For two weeks in July, there was a new Sweetgreen storefront in Manhattan’s Dimes Square. During its brief run, it offered longtime Chinatown residents and hipster artistic denizens alike a glint at what their lives could be, enhanced with the presence of a local Sweetgreen: healthy, well, and graced elegantly by a touch of Minimalist aesthetic. If anyone looked hard enough inside, they might have noticed elements that were more sinister — a manager leading workers in a repeating chant to the point of exhaustion, for instance — but the mere presence of the understated “sg” logo was enough to signal a new future for the neighborhood.
The catch is that the now-defunct Sweetgreen didn’t actually serve salads.
From July 12 through July 24, “Sweet Green” (2022) was a conceptual art installation at Chinatown Soup, a community-oriented gallery centering locally grounded social practices that has posited itself since 2015 as an artistic intervention in a rapidly changing neighborhood. Artist Alexander Si conceived the project as an exploration of Sweetgreen as a brand.
“I like Sweetgreen — I’m not a hater of it!” he prefaced in an interview with Hyperallergic. “I was solely becoming more critical of it.”
Outside the gallery is Sweetgreen’s recognizable, kale-green logo, which Si painted by hand and fashioned from wood and steel. Si also built the tri-tiered wooden seating area, modeled directly after seating at some Sweetgreen locations, a design which suggests that its salads should be eaten with an air of spontaneity. A pick-up station populated with bowls was mounted to the wall with wood planks and a steel frame, and Si created a replica of Sweetgreen’s “Core Values” plaque, which is displayed at every location.
“To mimic this type of whiteness, this type of marketing that’s very attractive to the mainstream appetite, with my own hand as an immigrant to this country — especially with our history of our labor being mostly invisible — I wanted to embed my own labor in it in this insidious way,” Si said.
In addition to Si’s work materially duplicating the artifacts of Sweetgreen stores — a Brillo Boxes-style maneuver that critiques racism as it operates within consumer capitalism — Si also staged a 20-minute durational performance piece. It was a parody of a huddle that takes place before work begins at Sweetgreen, where the manager gives a pep talk that ends with a “sweet!” “green!” “sweet!” “green!” call-and-response. In Si’s version, which cast exclusively people of color, the group begins reciting the chant in unison. But by the end, everyone is dispirited, voices raspy and the pace of the back-and-forth grinding to a halt.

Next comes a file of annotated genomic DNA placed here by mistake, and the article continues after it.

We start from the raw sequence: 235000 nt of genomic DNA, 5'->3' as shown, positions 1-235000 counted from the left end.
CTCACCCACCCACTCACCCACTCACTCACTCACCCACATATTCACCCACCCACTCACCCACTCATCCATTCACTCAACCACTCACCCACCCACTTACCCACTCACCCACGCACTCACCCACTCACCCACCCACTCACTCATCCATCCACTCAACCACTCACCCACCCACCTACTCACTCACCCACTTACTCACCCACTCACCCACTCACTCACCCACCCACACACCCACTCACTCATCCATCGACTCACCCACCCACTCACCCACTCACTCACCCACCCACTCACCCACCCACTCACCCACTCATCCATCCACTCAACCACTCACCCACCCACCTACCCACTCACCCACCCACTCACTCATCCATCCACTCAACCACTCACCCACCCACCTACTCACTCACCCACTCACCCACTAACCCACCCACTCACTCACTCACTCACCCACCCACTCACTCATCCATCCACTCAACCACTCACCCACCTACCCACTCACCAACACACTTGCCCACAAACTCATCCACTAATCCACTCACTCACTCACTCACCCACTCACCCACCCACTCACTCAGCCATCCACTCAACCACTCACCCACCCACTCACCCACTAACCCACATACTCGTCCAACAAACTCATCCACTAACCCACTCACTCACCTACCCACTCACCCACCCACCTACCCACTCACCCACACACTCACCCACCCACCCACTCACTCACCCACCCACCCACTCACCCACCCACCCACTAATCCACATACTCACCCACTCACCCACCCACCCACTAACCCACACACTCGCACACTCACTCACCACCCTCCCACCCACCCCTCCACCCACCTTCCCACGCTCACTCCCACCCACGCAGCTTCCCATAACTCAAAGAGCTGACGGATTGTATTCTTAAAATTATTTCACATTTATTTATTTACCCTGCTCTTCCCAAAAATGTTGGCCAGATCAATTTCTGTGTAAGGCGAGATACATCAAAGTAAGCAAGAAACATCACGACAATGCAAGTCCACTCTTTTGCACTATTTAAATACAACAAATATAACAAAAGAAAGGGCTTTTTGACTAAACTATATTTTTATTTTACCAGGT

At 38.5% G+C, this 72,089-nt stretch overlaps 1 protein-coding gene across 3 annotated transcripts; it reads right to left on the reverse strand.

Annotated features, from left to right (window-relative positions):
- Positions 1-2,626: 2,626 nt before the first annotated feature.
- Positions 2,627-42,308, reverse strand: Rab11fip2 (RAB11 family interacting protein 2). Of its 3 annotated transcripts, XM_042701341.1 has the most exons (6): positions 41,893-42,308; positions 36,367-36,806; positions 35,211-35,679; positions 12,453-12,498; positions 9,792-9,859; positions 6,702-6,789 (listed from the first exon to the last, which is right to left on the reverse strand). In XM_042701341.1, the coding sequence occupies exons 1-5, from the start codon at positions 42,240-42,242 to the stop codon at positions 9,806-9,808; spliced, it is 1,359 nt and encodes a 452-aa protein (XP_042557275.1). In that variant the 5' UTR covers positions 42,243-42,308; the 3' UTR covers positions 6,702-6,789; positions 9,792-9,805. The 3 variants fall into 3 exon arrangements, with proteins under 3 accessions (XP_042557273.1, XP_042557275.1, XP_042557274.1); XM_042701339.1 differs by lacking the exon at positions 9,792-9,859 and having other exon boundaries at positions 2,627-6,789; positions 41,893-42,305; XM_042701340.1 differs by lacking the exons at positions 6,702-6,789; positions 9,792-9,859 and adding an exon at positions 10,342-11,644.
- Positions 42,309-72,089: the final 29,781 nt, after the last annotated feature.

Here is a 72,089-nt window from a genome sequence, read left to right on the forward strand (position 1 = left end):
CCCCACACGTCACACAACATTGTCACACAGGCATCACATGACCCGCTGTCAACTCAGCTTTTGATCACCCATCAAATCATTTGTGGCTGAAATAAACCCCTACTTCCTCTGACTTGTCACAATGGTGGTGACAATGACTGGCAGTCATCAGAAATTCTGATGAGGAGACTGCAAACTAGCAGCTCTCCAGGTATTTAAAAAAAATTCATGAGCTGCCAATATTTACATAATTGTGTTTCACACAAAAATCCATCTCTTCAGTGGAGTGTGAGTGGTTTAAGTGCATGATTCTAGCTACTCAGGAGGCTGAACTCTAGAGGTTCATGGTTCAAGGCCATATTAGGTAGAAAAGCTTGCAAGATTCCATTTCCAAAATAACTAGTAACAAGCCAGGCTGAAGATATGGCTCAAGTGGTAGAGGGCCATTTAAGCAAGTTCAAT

Si explains that his increasing suspicion of Sweetgreen paralleled his own journey of self-reflection on how he had absorbed markers of whiteness to blend in as a recent immigrant to the United States. “I realized it was weird, going in and seeing all of these POC [people of color] workers behind the glass — and in front of the glass, in line, is a mostly White, mostly middle-class kind of clientele, because the price range is unapproachable,” he said. “There’s something amiss there about the whole branding.”
Si’s installation is not the first to question what Sweetgreen’s explosively successful brand signifies in the broader context of American culture. In 2019, Jia Tolentino’s wildly popular essay collection Trick Mirror memorably described Sweetgreen as a “refueling station.” Tolentino narrated the excruciating alienation of its expedited salad assembly line, where customers dictate their preferences and workers comply, an interaction conducted with minimal interaction.
Si reiterated some of these observations, which he collected surreptitiously in the guise of a customer at multiple real locations across the city. “I observed burnout and exhaustion and the monotonous nature of their work: ‘How much salad dressing do you want?’ and ‘Do you want bread?’ It’s the same question over and over. Nobody really wants to be there, and the customers and the server are trying to avoid eye contact, because everyone knows it’s awkward,” he said.
But whereas Tolentino focused her Sweetgreen analysis predominantly on the concerns of women who belong to the professional-managerial class — how Sweetgreen catalyzes their workday and keeps their bodies close to a cultural ideal — Si’s interest lies in the experience of blue-collar service workers and their place in a system of racial capitalism. People of color, disproportionately Black and brown workers, are racialized into positions of servility, where they are asked to play a repetitive and mechanical part that reinforces white hegemony, Si’s installation suggests.
Si’s installation also urges viewers to think about how the artistic movement of Minimalism has been co-opted by corporate outfits today. Minimalism in furniture and design, Si says, has “become connected to power and money.” “It’s very expensive to collect minimalism,” he adds. That minimalist aesthetic, Si says, is “jarring in juxtaposition to staff wearing that Sweetgreen shirt and the hat.”
Having successfully deconstructed the Sweetgreen brand, “Sweet Green” has been dismantled, though its conceptual provocations remain.
Around 20 people came in asking for salads every day during the piece’s run. Some became agitated when they were informed that no salads were available. On opening night, some “White dude” even suggested that he would organize a protest against Sweetgreen moving to the neighborhood, Si said. The absurdity of the man’s Sweetgreen NIMBYism forced Si into an unlikely defensive posture: “Like chill dude! This isn’t even happening. But that reaction itself — they’re so not in on the joke.”